Social work leaders resign at Scots council over child protection issues

Midlothian Council’s social work director and the councillor with lead responsibility for the service have resigned following a s scathing report into its child protection services.

Social work director Malcolm McEwan and cabinet member for social work, health and housing Danny Molloy quit after  significant flaws in systems, procedures and practice were identified in the report by Scotland’s education inspectorate, which followed an inspection last summer.

Of the 18 different service elements assessed, 12 were classed as weak and three as unsatisfactory, the two lowest scores on a six grade scale, and just three judged adequate.

Particular criticism was aimed at social workers for acting too slowly on child protection concerns.

Inspectors said staff tended to focus on the needs of parents with substance misuse problems without sufficient consideration being given to the impact on the child. There was also a lack of recognition of the impact of neglect.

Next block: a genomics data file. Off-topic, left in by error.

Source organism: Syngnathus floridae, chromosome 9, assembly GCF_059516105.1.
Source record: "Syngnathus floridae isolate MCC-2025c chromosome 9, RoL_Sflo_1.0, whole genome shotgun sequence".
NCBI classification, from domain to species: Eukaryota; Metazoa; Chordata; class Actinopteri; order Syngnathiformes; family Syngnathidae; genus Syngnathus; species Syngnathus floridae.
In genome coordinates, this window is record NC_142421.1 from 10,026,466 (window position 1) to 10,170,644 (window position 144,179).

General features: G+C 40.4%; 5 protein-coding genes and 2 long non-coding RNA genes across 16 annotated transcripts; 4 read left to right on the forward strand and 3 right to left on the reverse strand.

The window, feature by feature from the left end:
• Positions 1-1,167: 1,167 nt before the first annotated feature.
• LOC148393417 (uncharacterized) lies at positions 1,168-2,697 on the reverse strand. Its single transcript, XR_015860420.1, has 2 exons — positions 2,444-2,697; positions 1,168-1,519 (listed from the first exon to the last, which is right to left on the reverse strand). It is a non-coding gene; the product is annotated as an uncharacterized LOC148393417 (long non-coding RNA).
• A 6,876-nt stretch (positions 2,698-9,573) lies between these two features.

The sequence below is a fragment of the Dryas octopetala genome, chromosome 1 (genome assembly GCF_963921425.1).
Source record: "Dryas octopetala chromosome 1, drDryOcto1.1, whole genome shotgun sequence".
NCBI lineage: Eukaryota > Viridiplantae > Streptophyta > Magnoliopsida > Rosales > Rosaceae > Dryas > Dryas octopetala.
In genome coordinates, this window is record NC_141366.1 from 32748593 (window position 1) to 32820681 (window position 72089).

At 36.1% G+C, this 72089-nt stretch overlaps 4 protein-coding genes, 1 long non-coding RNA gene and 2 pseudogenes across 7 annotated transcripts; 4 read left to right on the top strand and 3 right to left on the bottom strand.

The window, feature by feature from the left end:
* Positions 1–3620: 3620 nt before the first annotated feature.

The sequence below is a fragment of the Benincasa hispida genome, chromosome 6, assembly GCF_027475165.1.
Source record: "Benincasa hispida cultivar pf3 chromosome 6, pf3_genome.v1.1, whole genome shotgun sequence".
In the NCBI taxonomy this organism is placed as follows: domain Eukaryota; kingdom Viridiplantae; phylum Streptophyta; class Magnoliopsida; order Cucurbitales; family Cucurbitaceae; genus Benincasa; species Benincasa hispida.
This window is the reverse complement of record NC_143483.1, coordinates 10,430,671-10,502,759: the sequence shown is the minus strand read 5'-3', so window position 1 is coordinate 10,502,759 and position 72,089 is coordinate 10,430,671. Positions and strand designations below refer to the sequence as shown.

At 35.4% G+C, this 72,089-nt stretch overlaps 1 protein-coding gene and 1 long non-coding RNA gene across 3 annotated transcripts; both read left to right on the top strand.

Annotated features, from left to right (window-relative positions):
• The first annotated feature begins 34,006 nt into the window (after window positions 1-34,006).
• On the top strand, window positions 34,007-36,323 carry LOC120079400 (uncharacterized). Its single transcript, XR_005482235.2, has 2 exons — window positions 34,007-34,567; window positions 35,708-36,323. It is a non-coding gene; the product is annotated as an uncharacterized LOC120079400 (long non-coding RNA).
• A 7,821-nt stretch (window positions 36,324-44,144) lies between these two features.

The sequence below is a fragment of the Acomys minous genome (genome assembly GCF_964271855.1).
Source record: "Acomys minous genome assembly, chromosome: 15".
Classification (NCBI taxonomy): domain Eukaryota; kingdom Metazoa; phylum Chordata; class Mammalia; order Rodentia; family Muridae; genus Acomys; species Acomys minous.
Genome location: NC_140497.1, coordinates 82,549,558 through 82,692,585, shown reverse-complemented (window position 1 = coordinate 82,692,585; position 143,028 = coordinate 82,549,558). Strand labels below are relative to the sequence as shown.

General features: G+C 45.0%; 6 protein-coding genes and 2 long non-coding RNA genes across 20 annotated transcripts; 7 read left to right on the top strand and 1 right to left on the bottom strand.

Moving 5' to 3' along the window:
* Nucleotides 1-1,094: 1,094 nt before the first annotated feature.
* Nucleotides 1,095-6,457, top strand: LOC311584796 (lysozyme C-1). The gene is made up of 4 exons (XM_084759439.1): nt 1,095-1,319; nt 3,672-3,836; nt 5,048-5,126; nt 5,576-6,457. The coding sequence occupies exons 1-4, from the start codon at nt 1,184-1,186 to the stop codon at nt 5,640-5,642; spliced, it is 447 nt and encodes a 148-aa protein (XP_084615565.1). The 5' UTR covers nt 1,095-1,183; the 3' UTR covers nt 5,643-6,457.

When services did intervene, managers withdrew support too quickly, making multi-agency care planning difficult and resulting in vulnerable children’s needs not always being met and in some cases children being left at risk.

The process for sharing and recording information was weak: background reports were sometimes unavailable while social work attendance at children’s hearings was inconsistent. Several children on the child protection register did not have a named social worker while some who had been on the register for long periods were removed without any noticeable improvement.

Council leader Adrian Montgomery said the council had made “good and reassuring progress since the inspection to address the weaknesses recorded”.

But public services union Unison said underlying causes for the problems still remained, adding: “Despite attempts to increase recruitment recently, the service is still being run with many inexperienced social workers and agency staff, and experienced staff are leaving.”

The council has been given four months to come up with an action plan to address the report’s recommendations, while inspectors will revisit within a year to assess progress.

Councillor Molloy’s resignation statement
“I have political responsibility for the service and I accept this and have resigned my portfolio. I would wish to add that social workers do a very difficult job under exceptionally challenging circumstances and this report does not challenge the professionalism, ability or the commitment of social workers.”

Further information
Inspection report


More from Community Care

Comments are closed.